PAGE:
drate; PRO, protein.
General carbohydrate and protein guidelines for glycogen resynthesis and muscle protein remodeling for endurance athletes.
Recovery Period
Glycogen Resynthesis Muscle Protein Remodeling
CHO Protein
G8 h Immediate postexercise
When CHO
G1.2 gIkg
30 g per meal
(suppress MPB)
Immediate postexercise ingestion
1.2 gIkg
20 g per meal (approximately
0.25 to 0.3 gIkg
High glycemic index Meal every 3 to 4 h
Multiple CHO sources Leucine enriched
Rapid digestion
8 to 24 h Moderate training,
N/A N/A 20 g per meal (approximately
0.25 to 0.3 gIkg
High training,
Meal every 3 to 4 h
Very high training,
10 to 12 gIkg
Pre-bedtime ingestion
1.2 to 1.7 gIkg
Muscle protein remodeling: protein intake stimulates the prime-regulated variable of MPS, whereas carbohydrate has a mild suppressive effect
on MPB.
Carbohydrate intake over 8- to 24-h recovery adapted from Burke et al. (10) and represents daily targets: moderate training, approximately
; high training, 1 to 3 hId
; very high training, 4 to 5 hId
. Carbohydrate guidelines are generally related to exercises that rely primarily on
carbohydrate as a fuel, such as repeated high-intensity interval exercise and/or constant workload at Q65% maximal aerobic capacity.
Protein coingestion may be as low as approximately 20 g (10).
CHO, carbohydrate; N/A, not a major consideration. Current Sports Medicine Reports 297
Copyright © 2015 by the American College of Sports Medicine. Unauthorized reproduction of this article is prohibited.
acids (24). This enhanced MPS would be consistent with a
greater remodeling and/or repair of skeletal muscle and
subsequently maximizing this process as quickly as possible
after a bout of exercise would intuitively facilitate a more
rapid recovery for the endurance athlete. A recent systematic
review suggests that postexercise protein intake has little ef-
fect on exercise performance in a subsequent single bout up
to 24 h after the first (27), which may suggest that the acute
enhancement of MPS does not directly enhance acute re-
covery. However, additional research is required to elucidate
the potential benefits of postexercise protein ingestion on
adaptations to endurance-training (i.e., recovery from mul-
tiple exercise bouts), as a subsequent systematic review from
the same group suggested that protein supplementation,
which would presumably stimulate MPS during recovery,
may enhance aerobic/anaerobic power adaptations in ath-
letes (34). Nevertheless, in the absence of any ostensible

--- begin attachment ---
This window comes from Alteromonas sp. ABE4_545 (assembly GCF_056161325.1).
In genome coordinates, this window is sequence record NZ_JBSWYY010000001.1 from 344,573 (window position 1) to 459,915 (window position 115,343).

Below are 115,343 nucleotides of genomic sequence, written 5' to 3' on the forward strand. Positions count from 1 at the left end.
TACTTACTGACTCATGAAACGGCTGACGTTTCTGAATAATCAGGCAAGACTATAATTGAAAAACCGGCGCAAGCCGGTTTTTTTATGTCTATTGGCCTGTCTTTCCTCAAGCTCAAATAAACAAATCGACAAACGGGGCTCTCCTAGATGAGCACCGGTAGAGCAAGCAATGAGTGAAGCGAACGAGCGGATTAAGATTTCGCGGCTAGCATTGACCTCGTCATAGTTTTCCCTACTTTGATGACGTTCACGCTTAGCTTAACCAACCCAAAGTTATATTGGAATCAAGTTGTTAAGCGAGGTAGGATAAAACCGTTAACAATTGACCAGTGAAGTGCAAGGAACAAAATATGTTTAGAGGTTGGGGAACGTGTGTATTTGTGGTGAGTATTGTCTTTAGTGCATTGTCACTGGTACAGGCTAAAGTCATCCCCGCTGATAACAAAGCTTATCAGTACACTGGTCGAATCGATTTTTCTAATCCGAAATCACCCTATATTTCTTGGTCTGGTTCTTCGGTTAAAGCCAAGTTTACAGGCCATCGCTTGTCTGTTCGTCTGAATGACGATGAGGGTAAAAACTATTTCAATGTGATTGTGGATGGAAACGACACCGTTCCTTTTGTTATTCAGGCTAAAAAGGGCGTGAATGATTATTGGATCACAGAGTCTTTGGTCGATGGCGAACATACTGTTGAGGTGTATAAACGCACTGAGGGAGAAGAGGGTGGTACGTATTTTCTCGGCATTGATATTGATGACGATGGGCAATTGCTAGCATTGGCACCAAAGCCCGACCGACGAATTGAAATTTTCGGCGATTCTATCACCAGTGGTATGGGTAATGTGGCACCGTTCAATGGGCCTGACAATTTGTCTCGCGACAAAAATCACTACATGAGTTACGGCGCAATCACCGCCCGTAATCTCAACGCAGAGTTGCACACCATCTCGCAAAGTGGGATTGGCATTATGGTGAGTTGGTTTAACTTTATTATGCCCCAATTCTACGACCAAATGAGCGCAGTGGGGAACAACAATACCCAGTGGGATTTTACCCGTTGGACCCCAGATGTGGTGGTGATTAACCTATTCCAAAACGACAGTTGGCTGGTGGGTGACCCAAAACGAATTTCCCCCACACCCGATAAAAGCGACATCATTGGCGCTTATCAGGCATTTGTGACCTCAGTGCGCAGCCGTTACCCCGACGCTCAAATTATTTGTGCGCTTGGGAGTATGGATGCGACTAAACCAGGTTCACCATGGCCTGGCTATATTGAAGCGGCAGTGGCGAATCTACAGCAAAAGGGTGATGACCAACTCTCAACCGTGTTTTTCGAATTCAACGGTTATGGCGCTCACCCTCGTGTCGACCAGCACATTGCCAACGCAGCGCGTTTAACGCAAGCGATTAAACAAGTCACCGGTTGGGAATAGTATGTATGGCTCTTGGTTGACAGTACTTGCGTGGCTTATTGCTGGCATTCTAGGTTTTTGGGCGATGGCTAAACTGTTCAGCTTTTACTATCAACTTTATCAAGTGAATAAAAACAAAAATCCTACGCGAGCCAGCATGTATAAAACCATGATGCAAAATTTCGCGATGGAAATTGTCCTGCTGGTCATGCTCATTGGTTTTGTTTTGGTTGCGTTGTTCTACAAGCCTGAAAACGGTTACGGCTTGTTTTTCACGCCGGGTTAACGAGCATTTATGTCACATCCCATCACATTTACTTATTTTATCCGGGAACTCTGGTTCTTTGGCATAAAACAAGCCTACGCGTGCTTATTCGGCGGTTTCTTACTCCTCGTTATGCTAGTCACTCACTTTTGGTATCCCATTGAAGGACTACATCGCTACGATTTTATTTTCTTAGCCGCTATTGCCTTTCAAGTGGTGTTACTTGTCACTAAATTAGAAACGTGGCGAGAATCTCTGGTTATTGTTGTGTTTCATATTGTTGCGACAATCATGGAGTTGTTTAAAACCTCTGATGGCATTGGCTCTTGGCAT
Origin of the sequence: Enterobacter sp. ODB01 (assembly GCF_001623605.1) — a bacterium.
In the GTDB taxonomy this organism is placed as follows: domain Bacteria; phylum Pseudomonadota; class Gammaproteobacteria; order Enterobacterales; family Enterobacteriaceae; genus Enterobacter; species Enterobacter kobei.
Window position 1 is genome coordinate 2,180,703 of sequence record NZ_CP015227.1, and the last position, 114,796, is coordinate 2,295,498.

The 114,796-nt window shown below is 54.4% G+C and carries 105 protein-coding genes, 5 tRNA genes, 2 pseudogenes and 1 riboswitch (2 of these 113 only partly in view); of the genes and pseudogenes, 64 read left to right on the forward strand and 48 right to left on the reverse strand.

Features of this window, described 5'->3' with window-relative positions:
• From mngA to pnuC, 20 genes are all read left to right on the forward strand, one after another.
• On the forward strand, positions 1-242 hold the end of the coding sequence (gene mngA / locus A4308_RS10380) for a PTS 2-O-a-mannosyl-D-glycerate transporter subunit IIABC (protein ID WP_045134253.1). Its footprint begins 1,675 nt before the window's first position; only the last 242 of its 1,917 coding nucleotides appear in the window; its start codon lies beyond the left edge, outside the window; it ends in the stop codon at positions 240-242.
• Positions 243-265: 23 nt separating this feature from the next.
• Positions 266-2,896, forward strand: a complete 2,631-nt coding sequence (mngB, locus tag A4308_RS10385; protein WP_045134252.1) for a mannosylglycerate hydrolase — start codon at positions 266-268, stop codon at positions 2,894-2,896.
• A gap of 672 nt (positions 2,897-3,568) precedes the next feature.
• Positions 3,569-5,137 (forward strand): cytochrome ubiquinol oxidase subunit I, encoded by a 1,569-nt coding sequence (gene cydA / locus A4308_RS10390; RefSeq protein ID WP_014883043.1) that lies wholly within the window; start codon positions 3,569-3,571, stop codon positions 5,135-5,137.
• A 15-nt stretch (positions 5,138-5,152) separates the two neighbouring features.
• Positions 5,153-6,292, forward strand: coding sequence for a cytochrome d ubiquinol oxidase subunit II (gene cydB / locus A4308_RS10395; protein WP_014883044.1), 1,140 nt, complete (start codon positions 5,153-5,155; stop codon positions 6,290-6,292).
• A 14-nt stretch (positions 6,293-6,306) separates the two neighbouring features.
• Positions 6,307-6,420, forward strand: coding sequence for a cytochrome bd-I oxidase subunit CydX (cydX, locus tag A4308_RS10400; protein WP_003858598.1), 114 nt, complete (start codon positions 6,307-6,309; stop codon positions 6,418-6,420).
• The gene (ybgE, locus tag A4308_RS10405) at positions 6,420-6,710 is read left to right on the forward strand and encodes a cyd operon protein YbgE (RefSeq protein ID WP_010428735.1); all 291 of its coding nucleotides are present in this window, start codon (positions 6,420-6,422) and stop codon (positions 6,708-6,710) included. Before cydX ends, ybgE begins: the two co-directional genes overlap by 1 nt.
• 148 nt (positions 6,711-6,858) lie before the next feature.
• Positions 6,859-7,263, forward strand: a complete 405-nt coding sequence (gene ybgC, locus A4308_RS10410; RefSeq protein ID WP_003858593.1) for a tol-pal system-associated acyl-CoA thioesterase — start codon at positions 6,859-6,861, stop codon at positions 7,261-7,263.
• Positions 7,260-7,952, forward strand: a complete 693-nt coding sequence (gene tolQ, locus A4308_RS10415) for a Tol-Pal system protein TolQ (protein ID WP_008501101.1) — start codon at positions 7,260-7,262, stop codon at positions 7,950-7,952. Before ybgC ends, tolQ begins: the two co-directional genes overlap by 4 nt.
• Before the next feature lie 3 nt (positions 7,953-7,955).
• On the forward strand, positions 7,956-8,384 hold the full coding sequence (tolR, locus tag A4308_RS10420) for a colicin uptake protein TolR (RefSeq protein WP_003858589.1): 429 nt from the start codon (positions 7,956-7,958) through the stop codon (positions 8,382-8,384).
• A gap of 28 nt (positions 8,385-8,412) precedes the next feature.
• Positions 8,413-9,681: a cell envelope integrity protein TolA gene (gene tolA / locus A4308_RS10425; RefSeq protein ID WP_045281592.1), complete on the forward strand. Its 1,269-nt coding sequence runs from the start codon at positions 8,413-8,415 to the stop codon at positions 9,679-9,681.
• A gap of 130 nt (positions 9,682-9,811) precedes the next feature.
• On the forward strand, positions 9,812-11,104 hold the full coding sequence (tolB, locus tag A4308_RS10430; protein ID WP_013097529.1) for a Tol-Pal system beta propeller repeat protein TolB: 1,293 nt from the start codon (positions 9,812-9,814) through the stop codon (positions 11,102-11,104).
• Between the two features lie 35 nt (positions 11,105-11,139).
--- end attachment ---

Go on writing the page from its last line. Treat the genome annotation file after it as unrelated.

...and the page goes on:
ergolytic effects, the postexercise ingestion of dietary protein
to augment rates of MPS (7,24,25), should be viewed as an
important nutritional strategy for the endurance athlete to
support muscle remodeling and recovery.
Dietary proteins are not all created equal and can differ in
both their amino acid composition and digestion rate (i.e.,
how quickly their constituent amino acids appear within the
circulation). For example, despite all being similarly high-
quality proteins according to the protein digestibility
corrected amino acid score (1.0), whey protein generally
elicits a more robust stimulation of MPS than both soy and
micellar casein at rest and after resistance exercise (43). The
greater anabolic effect of whey protein is generally attrib-
uted to its naturally high leucine content (an essential amino
acid that is an important initiator of MPS (17) and its rapid
digestion (47), which has led to the suggestion that a
postexercise protein source should carry these attributes to
maximize MPS (35). However, vegetable-based proteins
(43), protein blends (37), and whole foods (12) also can be
sufficiently high-quality protein sources that induce a
postexercise amino acid profile that would likely support
enhanced rates of MPS after exercise. It may be worth
noting that a potentially slightly greater protein intake may
be required to achieve a similar postexercise MPS response
given the relatively lower leucine content of these protein
sources (37). Therefore, in light of the previously deter-
mined ingested protein dose-response with high-quality egg
or whey protein, athletes who prefer alternative protein
sources may wish to consider a slightly greater (e.g., ap-
proximately 25%) intake to enhance their anabolic effects.
Long-Term Recovery (8 to 24 h)
A single bout of high-intensity endurance exercise has
been reported to increase the remodeling of skeletal muscle
for up to 24 h, as evidenced by the stimulation of force-
generating myofibrillar and mitochondrial protein synthesis
during this prolonged recovery period (16). As such, maxi-
mizing MPS during this period with proper nutrition could
be viewed as a key strategy to support optimal recovery and
skeletal muscle remodeling for the endurance athlete. It has
recently been demonstrated that the daytime pattern, and
not just the absolute amount, of protein intake can influence
the elevation of MPS after an acute bout of resistance exer-
cise. For example, the repeated ingestion of 20 g of protein
every 3 h (i.e., 80 g in total) was shown to support greater
rates of myofibrillar protein synthesis over 12 h after resis-
tance exercise as an identical amount ingested as either eight
feedings of 10 g every 1.5 h or two feedings of 40 g every 6 h
(1). Therefore, given that dietary protein acutely augments
postexercise rates of MPS after a bout of endurance exercise
(7,24), athletes aiming to optimize their recovery with this